Unfortunately, politics are going exactly the other way.  Take health-care reform as an example: it boils down to “The ebil awful insurance companies and those rich Porsche-driving doctors are trying to cheat you into paying too much for health care!” vs. “The socialist Democrats and their labour-union co-conspirators are trying to cheat you into paying for health care for people who’ll vote for them!”  Never mind any meaningful issues about, say, the projected costs of Medicare into the next forty years (wishful thinking; if they go the way we fear we won’t make it past fifteen).

The kind of trust we need is based on responsibility, and that’s a fucking hard sell to people who’ve been rewarded for thinking of themselves as victims of other people’s deceit.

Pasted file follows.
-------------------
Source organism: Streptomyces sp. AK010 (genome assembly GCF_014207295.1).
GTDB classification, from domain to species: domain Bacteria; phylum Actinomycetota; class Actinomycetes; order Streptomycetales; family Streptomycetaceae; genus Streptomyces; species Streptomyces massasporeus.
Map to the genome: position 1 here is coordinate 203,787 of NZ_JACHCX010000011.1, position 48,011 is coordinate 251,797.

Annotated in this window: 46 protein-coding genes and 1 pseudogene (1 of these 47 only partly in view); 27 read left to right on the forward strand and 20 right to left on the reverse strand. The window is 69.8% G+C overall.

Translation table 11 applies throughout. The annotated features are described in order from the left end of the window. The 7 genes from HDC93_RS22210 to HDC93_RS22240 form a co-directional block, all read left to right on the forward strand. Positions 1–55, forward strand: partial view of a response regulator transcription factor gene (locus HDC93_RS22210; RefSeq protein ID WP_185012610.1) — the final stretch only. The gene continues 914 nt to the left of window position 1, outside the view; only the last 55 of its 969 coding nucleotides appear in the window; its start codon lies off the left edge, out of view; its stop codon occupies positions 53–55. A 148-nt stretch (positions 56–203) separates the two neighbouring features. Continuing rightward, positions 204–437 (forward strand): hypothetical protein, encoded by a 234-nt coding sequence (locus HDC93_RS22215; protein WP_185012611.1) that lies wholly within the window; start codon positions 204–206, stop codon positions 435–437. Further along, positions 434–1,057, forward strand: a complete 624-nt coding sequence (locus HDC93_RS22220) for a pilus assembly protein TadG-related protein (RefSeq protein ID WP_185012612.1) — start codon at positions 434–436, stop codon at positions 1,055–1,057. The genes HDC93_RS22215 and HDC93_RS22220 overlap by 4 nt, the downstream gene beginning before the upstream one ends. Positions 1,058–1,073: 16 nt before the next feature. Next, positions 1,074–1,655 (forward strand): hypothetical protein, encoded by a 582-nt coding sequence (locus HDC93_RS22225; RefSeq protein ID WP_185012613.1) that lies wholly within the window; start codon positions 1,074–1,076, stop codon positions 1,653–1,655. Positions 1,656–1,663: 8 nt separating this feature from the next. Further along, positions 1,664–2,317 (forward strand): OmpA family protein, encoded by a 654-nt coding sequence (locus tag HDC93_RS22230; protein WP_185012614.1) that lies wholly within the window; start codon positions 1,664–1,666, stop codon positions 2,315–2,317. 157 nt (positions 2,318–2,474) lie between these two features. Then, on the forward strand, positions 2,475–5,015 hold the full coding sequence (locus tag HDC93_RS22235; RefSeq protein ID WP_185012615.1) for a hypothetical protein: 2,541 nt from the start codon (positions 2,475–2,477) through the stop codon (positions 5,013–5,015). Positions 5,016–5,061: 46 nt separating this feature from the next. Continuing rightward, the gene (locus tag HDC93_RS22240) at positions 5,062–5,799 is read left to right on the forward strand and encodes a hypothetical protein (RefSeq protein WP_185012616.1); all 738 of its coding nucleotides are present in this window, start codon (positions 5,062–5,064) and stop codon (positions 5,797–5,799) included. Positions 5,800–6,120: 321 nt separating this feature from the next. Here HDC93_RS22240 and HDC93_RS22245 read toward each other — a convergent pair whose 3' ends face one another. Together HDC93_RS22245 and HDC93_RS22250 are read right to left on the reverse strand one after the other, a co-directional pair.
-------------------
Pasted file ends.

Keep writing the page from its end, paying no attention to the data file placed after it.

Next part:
* Where do I fall on this scale?  If you’ve been paying attention, you’ll understand that I think taxation is immoral — which we can basically count as “cheating” — but that higher taxes are nonetheless inevitable if we want to avoid the sort of bracing excitement that presently surrounds Greece.  I would like for that increased taxation to be Pigovian and accompanied by triggered income tax reductions when the deficit/GDP ratio — there’s a better measure indexed by population growth which I read once on an econoblog and can’t find again — drops below a certain threshold, but for the most part I’ll take what I can get if it staves off hyperinflation.  I also think that raising taxes by itself is woefully insufficient to the task of fending off the coming financiapocalypse: we’re going to need to slash and burn — er, strictly means-test — damn near every social-welfare programme on the books, particularly those targeted at retiring Boomers who have in good faith paid into those very same programmes.  It’s gonna suck.